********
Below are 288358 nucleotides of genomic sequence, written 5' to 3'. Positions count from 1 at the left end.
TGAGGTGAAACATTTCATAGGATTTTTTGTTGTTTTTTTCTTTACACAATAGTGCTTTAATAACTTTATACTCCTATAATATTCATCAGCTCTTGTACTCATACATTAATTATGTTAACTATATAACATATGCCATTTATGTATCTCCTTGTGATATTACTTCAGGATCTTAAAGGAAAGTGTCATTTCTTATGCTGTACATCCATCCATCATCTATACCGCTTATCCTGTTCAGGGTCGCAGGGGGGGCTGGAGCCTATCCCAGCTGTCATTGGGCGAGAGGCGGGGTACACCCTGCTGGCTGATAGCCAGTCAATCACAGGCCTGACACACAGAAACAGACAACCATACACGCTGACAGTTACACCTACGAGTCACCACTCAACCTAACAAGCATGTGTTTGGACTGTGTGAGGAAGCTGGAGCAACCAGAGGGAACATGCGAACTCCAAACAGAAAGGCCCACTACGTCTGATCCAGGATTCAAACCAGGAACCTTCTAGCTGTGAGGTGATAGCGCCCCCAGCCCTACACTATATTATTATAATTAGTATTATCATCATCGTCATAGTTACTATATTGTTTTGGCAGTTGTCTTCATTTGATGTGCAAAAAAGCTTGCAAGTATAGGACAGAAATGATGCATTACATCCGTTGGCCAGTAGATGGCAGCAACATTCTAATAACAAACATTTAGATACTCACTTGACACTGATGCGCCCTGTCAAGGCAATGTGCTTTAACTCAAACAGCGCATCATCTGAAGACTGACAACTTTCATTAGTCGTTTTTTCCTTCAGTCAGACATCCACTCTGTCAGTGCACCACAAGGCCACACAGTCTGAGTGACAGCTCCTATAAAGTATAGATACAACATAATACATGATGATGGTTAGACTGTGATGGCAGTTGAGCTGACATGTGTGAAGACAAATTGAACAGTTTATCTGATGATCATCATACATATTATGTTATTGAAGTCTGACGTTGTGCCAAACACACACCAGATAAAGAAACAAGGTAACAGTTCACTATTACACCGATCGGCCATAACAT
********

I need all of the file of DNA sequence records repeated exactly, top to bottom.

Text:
Below are 288358 nucleotides of genomic sequence, written 5' to 3'. Positions count from 1 at the left end.
TGAGGTGAAACATTTCATAGGATTTTTTGTTGTTTTTTTCTTTACACAATAGTGCTTTAATAACTTTATACTCCTATAATATTCATCAGCTCTTGTACTCATACATTAATTATGTTAACTATATAACATATGCCATTTATGTATCTCCTTGTGATATTACTTCAGGATCTTAAAGGAAAGTGTCATTTCTTATGCTGTACATCCATCCATCATCTATACCGCTTATCCTGTTCAGGGTCGCAGGGGGGGCTGGAGCCTATCCCAGCTGTCATTGGGCGAGAGGCGGGGTACACCCTGCTGGCTGATAGCCAGTCAATCACAGGCCTGACACACAGAAACAGACAACCATACACGCTGACAGTTACACCTACGAGTCACCACTCAACCTAACAAGCATGTGTTTGGACTGTGTGAGGAAGCTGGAGCAACCAGAGGGAACATGCGAACTCCAAACAGAAAGGCCCACTACGTCTGATCCAGGATTCAAACCAGGAACCTTCTAGCTGTGAGGTGATAGCGCCCCCAGCCCTACACTATATTATTATAATTAGTATTATCATCATCGTCATAGTTACTATATTGTTTTGGCAGTTGTCTTCATTTGATGTGCAAAAAAGCTTGCAAGTATAGGACAGAAATGATGCATTACATCCGTTGGCCAGTAGATGGCAGCAACATTCTAATAACAAACATTTAGATACTCACTTGACACTGATGCGCCCTGTCAAGGCAATGTGCTTTAACTCAAACAGCGCATCATCTGAAGACTGACAACTTTCATTAGTCGTTTTTTCCTTCAGTCAGACATCCACTCTGTCAGTGCACCACAAGGCCACACAGTCTGAGTGACAGCTCCTATAAAGTATAGATACAACATAATACATGATGATGGTTAGACTGTGATGGCAGTTGAGCTGACATGTGTGAAGACAAATTGAACAGTTTATCTGATGATCATCATACATATTATGTTATTGAAGTCTGACGTTGTGCCAAACACACACCAGATAAAGAAACAAGGTAACAGTTCACTATTACACCGATCGGCCATAACAT